Good Girls and Nasty Women: Gender in American Jewish History
By Judith Sokoloff, editor, NA’AMAT WOMAN
We’re really interested in the “nasty women” part.
That was the focus of a lively discussion at New York’s Jewish Museum – one of the Jewish Book Council series “Unpacking the Book: Jewish Writers in Conversation” in partnership with Tablet magazine. Three Jewish women writers talked to a packed house about their new books and feminism today. From the onset, they agreed that feminism is being revitalized, thanks to an increasingly aware younger generation, social media and the backlash against women’s rights precipitated by 2016 elections.
Award-winning journalist Lynn Povich’s “The Good Girls Revolt: How the Women of Newsweek Sued their Bosses and Changed the Workplace” is a first-person history on the uprising of the women working at Newsweek in 1969, when jobs were segregated by gender, women were not allowed to write or edit – only do research — and never got promotions. And the editor-in-chief was a man. Filing a sex discrimination suit with the EEOC under the civil rights act and holding a sit-in got them some rights and paved the way for women at other publications to start demanding their rights. Povich’s experience at Newsweek radicalized and empowered her and her co-workers, all well-mannered, largely apolitical women. Beginning her career at Newsweek as a secretary, in 1975 she became the first women senior editor in the magazine’s history and went on to other high-level jobs in publishing and the media.
Bonnie Anderson, a pioneer in the field of women’s history, has taught history and women’s studies for more than 30 years (she’s professor of history emerita at Brooklyn College and the Graduate Center, CUNY). In “The Rabbi’s Atheist Daughter, International Feminist Pioneer,” she brings the forgotten political activist Ernestine Rose (nee Potowsky) out of obscurity. From an early age, this only child of a Polish rabbi was treated like a son, learning Torah and Hebrew in depth. This is the early 1800s. But she questioned her father’s religious beliefs. When he told her that tradition proves that God speaks, she asks: “Isn’t what you call tradition what you have seen and heard from men?” (Which is why Rose was written out of history until now.)
Rejecting Judaism and leaving home at age 17, she went on to become a socialist, feminist, anti-slavery activist and leader in the United States and England. She was central to the women’s movement in the United States in the 1850s. A free thinker, Rose was both a victim and critic of anti-Semitism.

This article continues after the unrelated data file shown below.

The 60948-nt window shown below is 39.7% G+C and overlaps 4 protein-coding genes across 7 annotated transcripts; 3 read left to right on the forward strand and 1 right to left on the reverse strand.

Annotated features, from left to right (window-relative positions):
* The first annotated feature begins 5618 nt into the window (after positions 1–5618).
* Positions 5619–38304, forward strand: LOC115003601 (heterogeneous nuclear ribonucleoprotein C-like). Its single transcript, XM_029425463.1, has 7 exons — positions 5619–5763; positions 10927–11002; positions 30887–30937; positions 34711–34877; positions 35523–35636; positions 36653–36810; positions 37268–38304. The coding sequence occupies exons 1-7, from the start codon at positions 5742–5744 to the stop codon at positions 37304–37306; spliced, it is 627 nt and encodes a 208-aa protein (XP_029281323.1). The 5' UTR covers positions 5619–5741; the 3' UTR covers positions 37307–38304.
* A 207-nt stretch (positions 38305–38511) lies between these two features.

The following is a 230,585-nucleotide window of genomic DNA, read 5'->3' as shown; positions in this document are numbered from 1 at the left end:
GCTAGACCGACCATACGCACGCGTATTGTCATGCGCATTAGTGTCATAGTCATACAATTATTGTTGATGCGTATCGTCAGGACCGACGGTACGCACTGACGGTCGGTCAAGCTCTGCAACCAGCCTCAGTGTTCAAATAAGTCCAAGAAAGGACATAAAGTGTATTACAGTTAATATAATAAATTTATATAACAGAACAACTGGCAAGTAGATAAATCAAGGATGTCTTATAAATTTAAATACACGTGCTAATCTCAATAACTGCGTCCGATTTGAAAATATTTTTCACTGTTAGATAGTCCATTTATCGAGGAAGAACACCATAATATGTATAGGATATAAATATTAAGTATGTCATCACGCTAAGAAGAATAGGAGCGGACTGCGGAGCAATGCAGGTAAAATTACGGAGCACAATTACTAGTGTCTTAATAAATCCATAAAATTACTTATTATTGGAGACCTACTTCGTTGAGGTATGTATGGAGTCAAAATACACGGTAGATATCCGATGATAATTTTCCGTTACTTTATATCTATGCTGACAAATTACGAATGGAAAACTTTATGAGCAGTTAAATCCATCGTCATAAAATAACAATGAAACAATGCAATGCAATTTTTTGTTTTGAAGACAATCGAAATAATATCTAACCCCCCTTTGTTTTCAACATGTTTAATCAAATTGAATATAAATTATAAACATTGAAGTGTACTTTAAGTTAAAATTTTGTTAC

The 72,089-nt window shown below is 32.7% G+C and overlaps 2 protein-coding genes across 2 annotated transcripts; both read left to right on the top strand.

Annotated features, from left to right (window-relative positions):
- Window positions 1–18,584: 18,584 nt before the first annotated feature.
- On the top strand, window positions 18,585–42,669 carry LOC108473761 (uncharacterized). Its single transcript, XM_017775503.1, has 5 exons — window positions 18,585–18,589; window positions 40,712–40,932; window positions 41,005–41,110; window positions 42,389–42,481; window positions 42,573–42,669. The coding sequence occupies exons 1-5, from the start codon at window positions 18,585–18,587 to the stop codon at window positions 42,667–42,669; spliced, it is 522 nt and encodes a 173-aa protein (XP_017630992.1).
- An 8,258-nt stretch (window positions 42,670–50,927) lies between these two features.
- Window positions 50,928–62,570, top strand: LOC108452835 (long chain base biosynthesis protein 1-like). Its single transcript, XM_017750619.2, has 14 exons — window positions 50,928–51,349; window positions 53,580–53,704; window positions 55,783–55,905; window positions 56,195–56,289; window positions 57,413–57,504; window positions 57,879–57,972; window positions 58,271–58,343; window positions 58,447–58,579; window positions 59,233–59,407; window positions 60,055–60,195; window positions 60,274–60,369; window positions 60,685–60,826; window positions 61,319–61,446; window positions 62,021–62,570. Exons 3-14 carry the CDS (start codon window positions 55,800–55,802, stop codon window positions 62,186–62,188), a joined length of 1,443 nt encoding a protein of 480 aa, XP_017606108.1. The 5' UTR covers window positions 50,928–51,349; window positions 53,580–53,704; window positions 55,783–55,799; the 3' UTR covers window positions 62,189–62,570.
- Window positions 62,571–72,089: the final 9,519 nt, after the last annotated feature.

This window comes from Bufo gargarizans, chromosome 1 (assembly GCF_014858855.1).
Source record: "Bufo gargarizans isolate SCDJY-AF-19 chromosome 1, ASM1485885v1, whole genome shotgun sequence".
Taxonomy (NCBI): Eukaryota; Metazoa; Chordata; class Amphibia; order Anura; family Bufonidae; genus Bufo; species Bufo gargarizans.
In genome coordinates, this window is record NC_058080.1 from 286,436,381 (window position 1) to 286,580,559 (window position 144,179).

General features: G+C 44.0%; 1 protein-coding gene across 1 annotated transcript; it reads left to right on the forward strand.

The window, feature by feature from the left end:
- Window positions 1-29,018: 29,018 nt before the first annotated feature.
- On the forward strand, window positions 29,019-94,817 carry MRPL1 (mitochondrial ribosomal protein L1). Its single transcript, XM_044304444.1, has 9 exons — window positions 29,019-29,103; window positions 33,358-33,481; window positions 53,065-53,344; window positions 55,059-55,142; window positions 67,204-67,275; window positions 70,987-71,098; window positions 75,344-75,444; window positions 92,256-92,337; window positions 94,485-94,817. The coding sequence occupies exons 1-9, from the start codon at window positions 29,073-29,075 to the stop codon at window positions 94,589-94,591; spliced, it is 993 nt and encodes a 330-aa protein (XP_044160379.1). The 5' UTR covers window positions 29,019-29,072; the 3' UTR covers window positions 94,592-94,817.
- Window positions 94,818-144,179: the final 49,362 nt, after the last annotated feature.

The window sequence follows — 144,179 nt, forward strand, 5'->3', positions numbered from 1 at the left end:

Rebecca Traister, author of “All the Single Ladies: Unmarried Women and the Rise of an Independent Nation” is an expert on the history of single women in modern history. She’s also a writer at large for New York Magazine and a contributing editor at Elle. Pointing out that until recently women have been dependent on men, we can now live outside marriage with economic stability, sex and family. Women can move in many directions, not just one path. The median age for a woman’s first marriage is now 27 — up from between 20 and 22 since the late 19th century. And there are now more unmarried than married women in the United States. “Singlehood is not an anomaly anymore. … The whole pattern of adult life is changing,” Traister noted. “This should be changing politics a lot more,” she added, but the government has supported the gender division of labor and power, not the new reality. For starters, women are kept down by lack of child care and low minimum wages.
Talking about today’s political reality, Anderson said she hopes we’re in the last gasp of white male patriarchy. Traister said that younger women have been galvanized by the misogyny experienced during and since the 2016 election. “Feminism is being revitalized,” the three women agreed. Trump didn’t come out of nowhere, Traister pointed out: We had a black president and a possible woman president. We have a resentful minority — fueled by open racism, misogyny and homophobia — who are angry about being replaced in the power structure.
So what can we do? What are our priorities? Some answers: Pass the Equal Rights Amendment (which was recently ratified in Nevada). Get the right women into office. Make democracy representational. Get better organized and focus on the issues women can agree on. Create a women’s movement where women of diverse interests can talk to each other and see themselves as part of the movement. The definition of the women’s movement is morphing. It should belong to all and be inherently welcoming.
A galvanized audience of men and women clapped wildly.